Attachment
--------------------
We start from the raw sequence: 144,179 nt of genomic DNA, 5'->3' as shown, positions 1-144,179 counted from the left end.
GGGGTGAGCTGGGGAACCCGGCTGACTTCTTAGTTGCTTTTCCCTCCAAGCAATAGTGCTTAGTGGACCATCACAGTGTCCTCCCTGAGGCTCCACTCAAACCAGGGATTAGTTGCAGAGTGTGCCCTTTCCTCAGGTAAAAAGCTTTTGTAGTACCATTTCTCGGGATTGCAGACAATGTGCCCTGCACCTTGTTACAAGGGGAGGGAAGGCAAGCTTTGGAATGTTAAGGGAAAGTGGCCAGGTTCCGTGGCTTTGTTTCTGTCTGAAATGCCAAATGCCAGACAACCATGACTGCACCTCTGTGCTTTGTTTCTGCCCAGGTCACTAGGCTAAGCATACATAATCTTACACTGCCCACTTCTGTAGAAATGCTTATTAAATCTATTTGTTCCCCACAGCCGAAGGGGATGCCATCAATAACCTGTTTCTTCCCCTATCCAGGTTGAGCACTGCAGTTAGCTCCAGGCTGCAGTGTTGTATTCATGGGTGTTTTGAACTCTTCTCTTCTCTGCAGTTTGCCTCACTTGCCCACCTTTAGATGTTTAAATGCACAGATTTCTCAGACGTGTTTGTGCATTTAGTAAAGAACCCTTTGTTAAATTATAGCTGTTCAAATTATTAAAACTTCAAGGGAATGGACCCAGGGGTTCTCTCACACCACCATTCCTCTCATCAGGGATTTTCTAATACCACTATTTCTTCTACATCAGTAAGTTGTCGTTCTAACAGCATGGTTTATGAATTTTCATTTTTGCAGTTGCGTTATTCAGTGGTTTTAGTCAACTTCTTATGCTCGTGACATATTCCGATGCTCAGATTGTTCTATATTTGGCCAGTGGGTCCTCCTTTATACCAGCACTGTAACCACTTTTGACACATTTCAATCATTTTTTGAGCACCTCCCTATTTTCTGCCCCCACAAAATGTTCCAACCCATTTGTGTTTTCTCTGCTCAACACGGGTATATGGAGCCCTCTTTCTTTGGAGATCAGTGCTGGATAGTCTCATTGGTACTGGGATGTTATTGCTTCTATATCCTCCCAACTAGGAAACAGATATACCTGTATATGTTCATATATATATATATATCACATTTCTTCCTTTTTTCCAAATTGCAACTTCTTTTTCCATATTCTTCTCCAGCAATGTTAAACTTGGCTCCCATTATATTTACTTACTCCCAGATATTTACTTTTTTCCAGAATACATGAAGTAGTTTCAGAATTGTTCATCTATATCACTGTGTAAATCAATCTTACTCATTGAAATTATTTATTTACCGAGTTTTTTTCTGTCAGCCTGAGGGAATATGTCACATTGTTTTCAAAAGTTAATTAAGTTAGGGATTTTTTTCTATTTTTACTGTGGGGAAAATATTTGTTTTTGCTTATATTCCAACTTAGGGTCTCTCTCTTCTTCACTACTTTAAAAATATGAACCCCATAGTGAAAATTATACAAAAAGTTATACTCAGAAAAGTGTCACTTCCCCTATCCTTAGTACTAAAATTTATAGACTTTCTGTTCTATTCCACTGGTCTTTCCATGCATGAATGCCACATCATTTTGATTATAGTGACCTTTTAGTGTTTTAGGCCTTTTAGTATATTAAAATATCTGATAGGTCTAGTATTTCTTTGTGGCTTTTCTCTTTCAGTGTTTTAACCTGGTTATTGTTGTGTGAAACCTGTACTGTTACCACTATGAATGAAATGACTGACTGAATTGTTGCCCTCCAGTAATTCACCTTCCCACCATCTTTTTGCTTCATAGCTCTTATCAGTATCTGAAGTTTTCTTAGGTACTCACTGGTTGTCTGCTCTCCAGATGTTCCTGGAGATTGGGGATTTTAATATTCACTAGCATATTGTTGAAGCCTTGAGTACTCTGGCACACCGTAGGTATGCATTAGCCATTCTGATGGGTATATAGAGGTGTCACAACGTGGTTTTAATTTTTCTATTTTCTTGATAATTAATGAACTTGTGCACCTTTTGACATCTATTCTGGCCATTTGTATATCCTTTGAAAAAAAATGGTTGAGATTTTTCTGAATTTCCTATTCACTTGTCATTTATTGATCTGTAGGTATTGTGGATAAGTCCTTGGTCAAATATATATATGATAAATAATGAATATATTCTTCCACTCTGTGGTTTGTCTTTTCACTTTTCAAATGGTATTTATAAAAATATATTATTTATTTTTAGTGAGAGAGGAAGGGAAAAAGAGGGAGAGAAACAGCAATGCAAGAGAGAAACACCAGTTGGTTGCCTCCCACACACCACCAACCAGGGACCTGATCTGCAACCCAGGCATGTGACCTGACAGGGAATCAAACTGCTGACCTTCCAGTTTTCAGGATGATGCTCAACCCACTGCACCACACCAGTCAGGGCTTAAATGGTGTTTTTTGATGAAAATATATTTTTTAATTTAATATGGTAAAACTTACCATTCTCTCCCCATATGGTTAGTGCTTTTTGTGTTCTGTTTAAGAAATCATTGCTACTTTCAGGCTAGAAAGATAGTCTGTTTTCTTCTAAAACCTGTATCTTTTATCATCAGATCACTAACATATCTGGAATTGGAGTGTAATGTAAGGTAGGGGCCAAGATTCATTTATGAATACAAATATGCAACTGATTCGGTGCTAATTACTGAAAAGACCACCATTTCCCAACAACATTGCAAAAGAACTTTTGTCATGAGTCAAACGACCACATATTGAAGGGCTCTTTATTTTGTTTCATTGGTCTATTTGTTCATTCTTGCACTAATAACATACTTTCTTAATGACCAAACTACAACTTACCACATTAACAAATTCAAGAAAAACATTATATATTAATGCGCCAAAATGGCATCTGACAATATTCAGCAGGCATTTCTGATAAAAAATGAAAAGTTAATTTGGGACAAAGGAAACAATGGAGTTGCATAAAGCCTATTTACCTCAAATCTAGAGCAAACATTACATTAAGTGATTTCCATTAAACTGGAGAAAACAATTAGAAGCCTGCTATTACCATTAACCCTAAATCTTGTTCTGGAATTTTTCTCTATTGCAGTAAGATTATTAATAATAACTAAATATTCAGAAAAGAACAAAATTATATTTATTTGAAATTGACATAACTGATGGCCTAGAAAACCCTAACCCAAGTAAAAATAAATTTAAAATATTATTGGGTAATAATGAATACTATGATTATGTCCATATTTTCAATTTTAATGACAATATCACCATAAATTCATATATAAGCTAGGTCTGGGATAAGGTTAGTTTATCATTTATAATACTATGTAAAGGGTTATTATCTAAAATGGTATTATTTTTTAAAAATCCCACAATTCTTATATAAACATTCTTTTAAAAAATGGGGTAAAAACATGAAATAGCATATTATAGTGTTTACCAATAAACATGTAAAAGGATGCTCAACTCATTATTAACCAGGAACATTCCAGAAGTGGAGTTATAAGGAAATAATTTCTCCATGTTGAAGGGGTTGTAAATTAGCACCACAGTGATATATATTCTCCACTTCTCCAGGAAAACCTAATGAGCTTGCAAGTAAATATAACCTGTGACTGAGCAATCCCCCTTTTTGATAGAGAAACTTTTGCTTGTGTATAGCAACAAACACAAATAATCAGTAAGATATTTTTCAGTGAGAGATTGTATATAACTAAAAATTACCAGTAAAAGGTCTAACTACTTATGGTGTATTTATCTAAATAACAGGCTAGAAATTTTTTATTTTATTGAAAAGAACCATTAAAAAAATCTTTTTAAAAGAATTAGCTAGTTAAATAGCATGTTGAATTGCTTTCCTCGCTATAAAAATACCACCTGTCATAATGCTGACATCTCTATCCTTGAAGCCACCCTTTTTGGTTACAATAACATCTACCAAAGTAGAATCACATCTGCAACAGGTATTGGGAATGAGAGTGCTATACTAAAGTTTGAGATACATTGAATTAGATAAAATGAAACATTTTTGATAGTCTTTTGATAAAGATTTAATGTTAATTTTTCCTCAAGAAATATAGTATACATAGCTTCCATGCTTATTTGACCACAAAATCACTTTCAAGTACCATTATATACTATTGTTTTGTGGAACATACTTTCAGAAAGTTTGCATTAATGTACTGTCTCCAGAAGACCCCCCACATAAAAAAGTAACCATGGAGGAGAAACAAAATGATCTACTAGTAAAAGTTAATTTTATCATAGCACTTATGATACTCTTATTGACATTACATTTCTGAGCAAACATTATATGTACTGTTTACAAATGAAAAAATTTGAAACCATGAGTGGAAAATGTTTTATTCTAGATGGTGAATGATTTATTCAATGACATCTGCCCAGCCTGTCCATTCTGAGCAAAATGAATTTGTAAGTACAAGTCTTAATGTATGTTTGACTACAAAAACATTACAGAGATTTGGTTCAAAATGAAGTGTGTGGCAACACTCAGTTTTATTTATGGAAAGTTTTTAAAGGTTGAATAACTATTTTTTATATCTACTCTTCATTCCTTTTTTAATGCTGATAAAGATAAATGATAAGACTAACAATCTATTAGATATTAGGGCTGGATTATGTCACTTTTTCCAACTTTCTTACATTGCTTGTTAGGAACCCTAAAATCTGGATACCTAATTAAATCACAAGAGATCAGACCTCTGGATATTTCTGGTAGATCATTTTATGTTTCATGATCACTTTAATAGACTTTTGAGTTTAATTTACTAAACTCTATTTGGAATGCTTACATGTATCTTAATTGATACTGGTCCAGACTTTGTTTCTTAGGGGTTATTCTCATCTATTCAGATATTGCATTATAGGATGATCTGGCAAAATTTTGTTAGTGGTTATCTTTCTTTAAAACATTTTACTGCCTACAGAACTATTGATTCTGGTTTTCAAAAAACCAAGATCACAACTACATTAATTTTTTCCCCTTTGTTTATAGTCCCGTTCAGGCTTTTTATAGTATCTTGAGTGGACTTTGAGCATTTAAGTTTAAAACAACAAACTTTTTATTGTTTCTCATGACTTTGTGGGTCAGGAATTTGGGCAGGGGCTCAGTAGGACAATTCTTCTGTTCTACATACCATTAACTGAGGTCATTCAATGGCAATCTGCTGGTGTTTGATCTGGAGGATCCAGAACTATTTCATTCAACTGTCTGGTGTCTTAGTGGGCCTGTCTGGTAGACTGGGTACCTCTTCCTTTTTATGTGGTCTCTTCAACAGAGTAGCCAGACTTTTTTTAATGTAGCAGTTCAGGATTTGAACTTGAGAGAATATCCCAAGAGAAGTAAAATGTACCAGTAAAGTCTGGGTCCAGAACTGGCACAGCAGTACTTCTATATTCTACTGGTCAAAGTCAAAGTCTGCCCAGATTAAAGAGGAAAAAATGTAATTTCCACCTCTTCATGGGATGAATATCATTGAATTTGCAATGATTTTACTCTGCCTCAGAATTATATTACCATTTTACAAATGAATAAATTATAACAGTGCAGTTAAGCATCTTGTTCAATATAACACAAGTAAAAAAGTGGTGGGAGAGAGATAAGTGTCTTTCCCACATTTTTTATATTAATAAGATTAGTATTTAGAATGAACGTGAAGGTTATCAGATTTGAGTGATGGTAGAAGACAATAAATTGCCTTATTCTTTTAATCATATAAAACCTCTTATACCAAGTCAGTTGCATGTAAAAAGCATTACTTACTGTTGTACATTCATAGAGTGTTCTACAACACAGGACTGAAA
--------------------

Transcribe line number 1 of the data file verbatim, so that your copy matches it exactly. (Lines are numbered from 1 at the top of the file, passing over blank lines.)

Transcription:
We start from the raw sequence: 144,179 nt of genomic DNA, 5'->3' as shown, positions 1-144,179 counted from the left end.